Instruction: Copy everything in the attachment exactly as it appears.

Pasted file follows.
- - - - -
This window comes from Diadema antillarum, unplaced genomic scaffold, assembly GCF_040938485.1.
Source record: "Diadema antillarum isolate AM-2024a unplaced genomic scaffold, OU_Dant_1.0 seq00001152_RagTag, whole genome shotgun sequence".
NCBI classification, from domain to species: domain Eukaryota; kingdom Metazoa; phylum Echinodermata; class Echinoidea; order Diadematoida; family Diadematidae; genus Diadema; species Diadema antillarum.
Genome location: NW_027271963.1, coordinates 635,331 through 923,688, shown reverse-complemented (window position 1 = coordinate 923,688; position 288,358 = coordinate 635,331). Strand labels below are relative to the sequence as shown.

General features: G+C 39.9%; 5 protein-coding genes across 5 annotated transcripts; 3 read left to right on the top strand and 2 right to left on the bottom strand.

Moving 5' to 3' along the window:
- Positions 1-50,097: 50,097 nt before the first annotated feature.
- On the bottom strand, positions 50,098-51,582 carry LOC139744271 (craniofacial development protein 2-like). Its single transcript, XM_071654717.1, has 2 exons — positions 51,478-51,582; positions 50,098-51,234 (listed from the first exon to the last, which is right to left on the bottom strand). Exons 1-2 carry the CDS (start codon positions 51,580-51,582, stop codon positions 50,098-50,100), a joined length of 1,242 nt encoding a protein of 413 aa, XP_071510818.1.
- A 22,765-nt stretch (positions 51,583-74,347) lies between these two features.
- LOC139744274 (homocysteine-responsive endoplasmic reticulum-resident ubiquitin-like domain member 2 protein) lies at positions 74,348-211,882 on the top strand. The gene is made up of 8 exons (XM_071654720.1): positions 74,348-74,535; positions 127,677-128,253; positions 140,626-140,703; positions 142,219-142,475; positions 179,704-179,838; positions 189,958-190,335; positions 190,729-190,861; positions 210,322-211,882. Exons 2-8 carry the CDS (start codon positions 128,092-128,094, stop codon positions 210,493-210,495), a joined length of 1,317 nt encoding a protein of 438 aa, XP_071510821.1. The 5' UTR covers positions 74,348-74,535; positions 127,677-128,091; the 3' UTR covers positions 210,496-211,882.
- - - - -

This window comes from Diadema antillarum, unplaced genomic scaffold, assembly GCF_040938485.1.
Source record: "Diadema antillarum isolate AM-2024a unplaced genomic scaffold, OU_Dant_1.0 seq00001152_RagTag, whole genome shotgun sequence".
NCBI classification, from domain to species: domain Eukaryota; kingdom Metazoa; phylum Echinodermata; class Echinoidea; order Diadematoida; family Diadematidae; genus Diadema; species Diadema antillarum.
Genome location: NW_027271963.1, coordinates 635,331 through 923,688, shown reverse-complemented (window position 1 = coordinate 923,688; position 288,358 = coordinate 635,331). Strand labels below are relative to the sequence as shown.

General features: G+C 39.9%; 5 protein-coding genes across 5 annotated transcripts; 3 read left to right on the top strand and 2 right to left on the bottom strand.

Moving 5' to 3' along the window:
- Positions 1-50,097: 50,097 nt before the first annotated feature.
- On the bottom strand, positions 50,098-51,582 carry LOC139744271 (craniofacial development protein 2-like). Its single transcript, XM_071654717.1, has 2 exons — positions 51,478-51,582; positions 50,098-51,234 (listed from the first exon to the last, which is right to left on the bottom strand). Exons 1-2 carry the CDS (start codon positions 51,580-51,582, stop codon positions 50,098-50,100), a joined length of 1,242 nt encoding a protein of 413 aa, XP_071510818.1.
- A 22,765-nt stretch (positions 51,583-74,347) lies between these two features.
- LOC139744274 (homocysteine-responsive endoplasmic reticulum-resident ubiquitin-like domain member 2 protein) lies at positions 74,348-211,882 on the top strand. The gene is made up of 8 exons (XM_071654720.1): positions 74,348-74,535; positions 127,677-128,253; positions 140,626-140,703; positions 142,219-142,475; positions 179,704-179,838; positions 189,958-190,335; positions 190,729-190,861; positions 210,322-211,882. Exons 2-8 carry the CDS (start codon positions 128,092-128,094, stop codon positions 210,493-210,495), a joined length of 1,317 nt encoding a protein of 438 aa, XP_071510821.1. The 5' UTR covers positions 74,348-74,535; positions 127,677-128,091; the 3' UTR covers positions 210,496-211,882.